Tuesday, July 05, 2011

An Embarrassment of Giving Somebody Else Riches

When a ballplayer is in a vicious slump, his team's management has two options. Plan A is to keep putting the slumper out there and hope he works his way out of it ASAP. Plan B is to set the slumper on the bench and hope a few days off regroove the guy somehow.

When said ballplayer is a starting pitcher, like, oh, John Lackey, management's options, not good to begin with, become more onerous. Plan A tends to result in lost games until the slump fever breaks. Plan B requires that the team find another starting pitcher somewhere in the organization. That is, some pitcher will receive a promotion from the bullpen or minors which they may or may not be able to justify.

Another nasty difference. By and large, batting slumps DO end. Hitters tend to hit what they usually hit until age or injury erodes their skills for keeps. The Sox kept David Ortiz plugging away during two frightful slumps in 2009 and 2010, and were right to do so.

Pitching slumps can be permanent. History is full of hurlers who all of a sudden couldn't get out of the fourth inning without a police escort. It usually has something to do with fastball velocity. In the most lethal cases, the pitcher's self-confidence/arrogance that is essential to his success is shot. It is very difficult not to conclude Lackey is in the midst of just such an existential crisis, one for which American League hitters are very grateful.

Long-distance psychoanalysis is specious. Analyzing the psyches of ballplayers is hard for real doctors. Athletes are doers, not ponderers. They aren't used to thinking in terms of thinking about themselves.

But circumstantial evidence shrieks that Lackey's issues on the mound are somehow related to the fact that this once-competent major league starter is getting paid by the Red Sox as if he was and is a perennial All-Star. This led to some problems last year. As Lackey, who, face it, is not a sympathetic personality, noted several times, he has pretty much the same pitcher in 2010 as he'd always been. He didn't understand why all of a sudden fans and media felt that wasn't good enough. Perhaps he has direct deposit, and doesn't see the numbers on his paycheck.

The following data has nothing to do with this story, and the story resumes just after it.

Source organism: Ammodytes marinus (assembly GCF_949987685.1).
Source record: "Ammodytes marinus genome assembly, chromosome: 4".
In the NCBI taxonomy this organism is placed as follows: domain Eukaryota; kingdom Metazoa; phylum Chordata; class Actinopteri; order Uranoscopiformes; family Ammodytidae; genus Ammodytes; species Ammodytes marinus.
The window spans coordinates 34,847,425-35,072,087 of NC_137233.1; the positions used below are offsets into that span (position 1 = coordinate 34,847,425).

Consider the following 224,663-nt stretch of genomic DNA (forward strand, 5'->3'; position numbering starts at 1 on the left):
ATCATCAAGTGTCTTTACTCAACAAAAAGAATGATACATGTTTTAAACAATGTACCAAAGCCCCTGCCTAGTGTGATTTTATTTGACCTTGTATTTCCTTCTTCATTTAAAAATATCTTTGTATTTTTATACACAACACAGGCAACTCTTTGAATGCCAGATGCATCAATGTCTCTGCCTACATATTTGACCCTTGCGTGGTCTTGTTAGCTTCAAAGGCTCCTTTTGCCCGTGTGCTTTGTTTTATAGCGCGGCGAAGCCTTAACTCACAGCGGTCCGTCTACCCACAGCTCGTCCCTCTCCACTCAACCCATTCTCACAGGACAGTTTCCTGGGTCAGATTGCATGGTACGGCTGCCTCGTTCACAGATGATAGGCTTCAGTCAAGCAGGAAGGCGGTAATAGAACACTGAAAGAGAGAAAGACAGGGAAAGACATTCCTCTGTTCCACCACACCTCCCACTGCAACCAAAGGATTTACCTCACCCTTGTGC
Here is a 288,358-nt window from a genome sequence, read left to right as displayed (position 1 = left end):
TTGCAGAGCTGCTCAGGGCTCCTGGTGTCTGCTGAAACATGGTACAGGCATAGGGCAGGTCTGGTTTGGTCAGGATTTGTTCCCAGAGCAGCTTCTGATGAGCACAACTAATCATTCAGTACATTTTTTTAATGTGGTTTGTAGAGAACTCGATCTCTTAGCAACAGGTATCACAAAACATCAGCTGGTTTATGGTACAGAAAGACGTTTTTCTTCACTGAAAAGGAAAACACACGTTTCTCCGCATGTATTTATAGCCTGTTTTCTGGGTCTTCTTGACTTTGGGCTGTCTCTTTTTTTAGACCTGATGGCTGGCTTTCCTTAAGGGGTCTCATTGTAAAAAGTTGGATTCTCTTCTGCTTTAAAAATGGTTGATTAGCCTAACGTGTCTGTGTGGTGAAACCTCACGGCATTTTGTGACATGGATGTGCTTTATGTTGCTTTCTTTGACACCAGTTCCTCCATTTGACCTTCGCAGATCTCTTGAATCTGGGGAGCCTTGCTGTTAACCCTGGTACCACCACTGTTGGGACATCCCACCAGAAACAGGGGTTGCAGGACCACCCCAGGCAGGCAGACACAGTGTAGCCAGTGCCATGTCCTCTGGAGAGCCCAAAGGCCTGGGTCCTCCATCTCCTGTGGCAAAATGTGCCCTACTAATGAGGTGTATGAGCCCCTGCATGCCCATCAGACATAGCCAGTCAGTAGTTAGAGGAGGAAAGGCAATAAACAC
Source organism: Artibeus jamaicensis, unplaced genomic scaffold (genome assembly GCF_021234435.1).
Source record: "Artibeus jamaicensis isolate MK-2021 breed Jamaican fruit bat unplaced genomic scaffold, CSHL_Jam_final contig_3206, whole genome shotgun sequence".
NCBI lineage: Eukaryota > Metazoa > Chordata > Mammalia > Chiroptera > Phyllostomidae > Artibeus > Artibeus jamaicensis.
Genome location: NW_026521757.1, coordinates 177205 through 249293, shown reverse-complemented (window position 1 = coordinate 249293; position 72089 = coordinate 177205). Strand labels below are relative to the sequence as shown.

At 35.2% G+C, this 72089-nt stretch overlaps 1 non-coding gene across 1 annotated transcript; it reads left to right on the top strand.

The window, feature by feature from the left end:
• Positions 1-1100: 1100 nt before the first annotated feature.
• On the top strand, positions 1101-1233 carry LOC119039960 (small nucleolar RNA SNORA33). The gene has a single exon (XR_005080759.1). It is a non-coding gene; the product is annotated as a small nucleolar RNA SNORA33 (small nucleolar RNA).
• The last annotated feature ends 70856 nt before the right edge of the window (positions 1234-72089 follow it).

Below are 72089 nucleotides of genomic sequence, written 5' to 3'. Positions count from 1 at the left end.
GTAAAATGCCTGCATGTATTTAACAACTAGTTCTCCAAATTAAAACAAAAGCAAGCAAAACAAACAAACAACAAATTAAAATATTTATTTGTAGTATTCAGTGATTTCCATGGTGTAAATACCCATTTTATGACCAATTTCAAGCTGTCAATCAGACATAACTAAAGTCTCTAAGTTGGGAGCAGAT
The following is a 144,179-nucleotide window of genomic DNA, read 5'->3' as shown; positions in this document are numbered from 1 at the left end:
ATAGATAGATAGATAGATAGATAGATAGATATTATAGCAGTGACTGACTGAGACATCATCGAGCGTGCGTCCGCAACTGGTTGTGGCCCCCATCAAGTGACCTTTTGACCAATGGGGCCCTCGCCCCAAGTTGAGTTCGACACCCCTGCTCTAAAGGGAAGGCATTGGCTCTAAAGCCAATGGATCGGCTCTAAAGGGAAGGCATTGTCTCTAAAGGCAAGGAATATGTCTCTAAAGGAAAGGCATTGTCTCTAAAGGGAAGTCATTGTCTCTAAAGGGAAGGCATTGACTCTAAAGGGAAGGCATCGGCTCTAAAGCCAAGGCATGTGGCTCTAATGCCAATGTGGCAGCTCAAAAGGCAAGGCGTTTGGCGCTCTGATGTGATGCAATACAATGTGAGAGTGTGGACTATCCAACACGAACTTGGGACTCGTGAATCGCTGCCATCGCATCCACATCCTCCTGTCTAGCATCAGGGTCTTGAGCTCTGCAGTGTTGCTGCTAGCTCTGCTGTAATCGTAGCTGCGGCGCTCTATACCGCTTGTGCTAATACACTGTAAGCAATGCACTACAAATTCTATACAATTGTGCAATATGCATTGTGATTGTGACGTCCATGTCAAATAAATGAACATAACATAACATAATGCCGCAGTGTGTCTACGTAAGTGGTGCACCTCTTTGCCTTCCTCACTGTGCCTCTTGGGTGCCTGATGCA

Should the 2010 Lackey return this season, he'd be a hero, at least compared to his 2011 self. And there, I think, we may find his problem. As has been known since the barnstorming days fo the Cincinnati Red Stockings, trying too hard is almost always what turns a bad patch into a classic slump. By trying to be a megasalaried hero instead of the acceptable number three starter that used to be his destiny, Lackey has transformed himself into a bum.

That's a sad story, no matter how unsympathetic a protagonist Lackey is. It's also worth contrasting Lackey's decline with another Red Sox who signed an overvalued contract, J. D. Drew.

Drew got five years at $14 million a year. That was way too much money for a player with Drew's resume, which was "very good when healthy, never healthy." As a member of the Red Sox, Drew, much to frustration of many fans, lived up to that billing exactly. Now that he's getting old, Drew's injuries are more frequent, and his bat less potent.

But Drew didn't fall off the table when he got overpaid. He was the same guy. The Sox didn't get what they paid for, but they got what they should have paid for. Anyone unhappy with what Drew has contributed to the Sox during his stay in Boston should address their complaints to the front office, not Drew's clubhouse locker.

I don't know either Drew or Lackey at all. This could be pure moonshine. They might hate each other. But I can't help thinking that if I were Terry Francona, I might encourage them to have a nice long chat.


Post a Comment

<< Home